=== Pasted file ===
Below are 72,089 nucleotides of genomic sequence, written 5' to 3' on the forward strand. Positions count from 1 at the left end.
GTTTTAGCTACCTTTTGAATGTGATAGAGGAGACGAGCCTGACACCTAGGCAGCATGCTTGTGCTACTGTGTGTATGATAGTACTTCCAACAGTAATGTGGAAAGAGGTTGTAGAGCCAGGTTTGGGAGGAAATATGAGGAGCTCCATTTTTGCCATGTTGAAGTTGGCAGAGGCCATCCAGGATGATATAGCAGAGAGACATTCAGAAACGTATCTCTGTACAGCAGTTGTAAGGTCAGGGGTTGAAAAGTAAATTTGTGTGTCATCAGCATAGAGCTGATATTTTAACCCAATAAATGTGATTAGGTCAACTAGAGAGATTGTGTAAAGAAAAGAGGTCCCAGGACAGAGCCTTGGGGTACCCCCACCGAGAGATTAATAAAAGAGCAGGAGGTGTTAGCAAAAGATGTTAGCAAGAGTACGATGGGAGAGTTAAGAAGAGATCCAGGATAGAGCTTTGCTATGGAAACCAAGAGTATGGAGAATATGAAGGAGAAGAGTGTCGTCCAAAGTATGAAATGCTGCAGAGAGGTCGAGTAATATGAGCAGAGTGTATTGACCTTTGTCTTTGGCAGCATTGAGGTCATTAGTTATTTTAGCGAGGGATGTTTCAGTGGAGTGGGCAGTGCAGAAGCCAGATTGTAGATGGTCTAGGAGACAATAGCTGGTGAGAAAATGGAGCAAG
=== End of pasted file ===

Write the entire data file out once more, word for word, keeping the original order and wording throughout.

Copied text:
Below are 72,089 nucleotides of genomic sequence, written 5' to 3' on the forward strand. Positions count from 1 at the left end.
GTTTTAGCTACCTTTTGAATGTGATAGAGGAGACGAGCCTGACACCTAGGCAGCATGCTTGTGCTACTGTGTGTATGATAGTACTTCCAACAGTAATGTGGAAAGAGGTTGTAGAGCCAGGTTTGGGAGGAAATATGAGGAGCTCCATTTTTGCCATGTTGAAGTTGGCAGAGGCCATCCAGGATGATATAGCAGAGAGACATTCAGAAACGTATCTCTGTACAGCAGTTGTAAGGTCAGGGGTTGAAAAGTAAATTTGTGTGTCATCAGCATAGAGCTGATATTTTAACCCAATAAATGTGATTAGGTCAACTAGAGAGATTGTGTAAAGAAAAGAGGTCCCAGGACAGAGCCTTGGGGTACCCCCACCGAGAGATTAATAAAAGAGCAGGAGGTGTTAGCAAAAGATGTTAGCAAGAGTACGATGGGAGAGTTAAGAAGAGATCCAGGATAGAGCTTTGCTATGGAAACCAAGAGTATGGAGAATATGAAGGAGAAGAGTGTCGTCCAAAGTATGAAATGCTGCAGAGAGGTCGAGTAATATGAGCAGAGTGTATTGACCTTTGTCTTTGGCAGCATTGAGGTCATTAGTTATTTTAGCGAGGGATGTTTCAGTGGAGTGGGCAGTGCAGAAGCCAGATTGTAGATGGTCTAGGAGACAATAGCTGGTGAGAAAATGGAGCAAG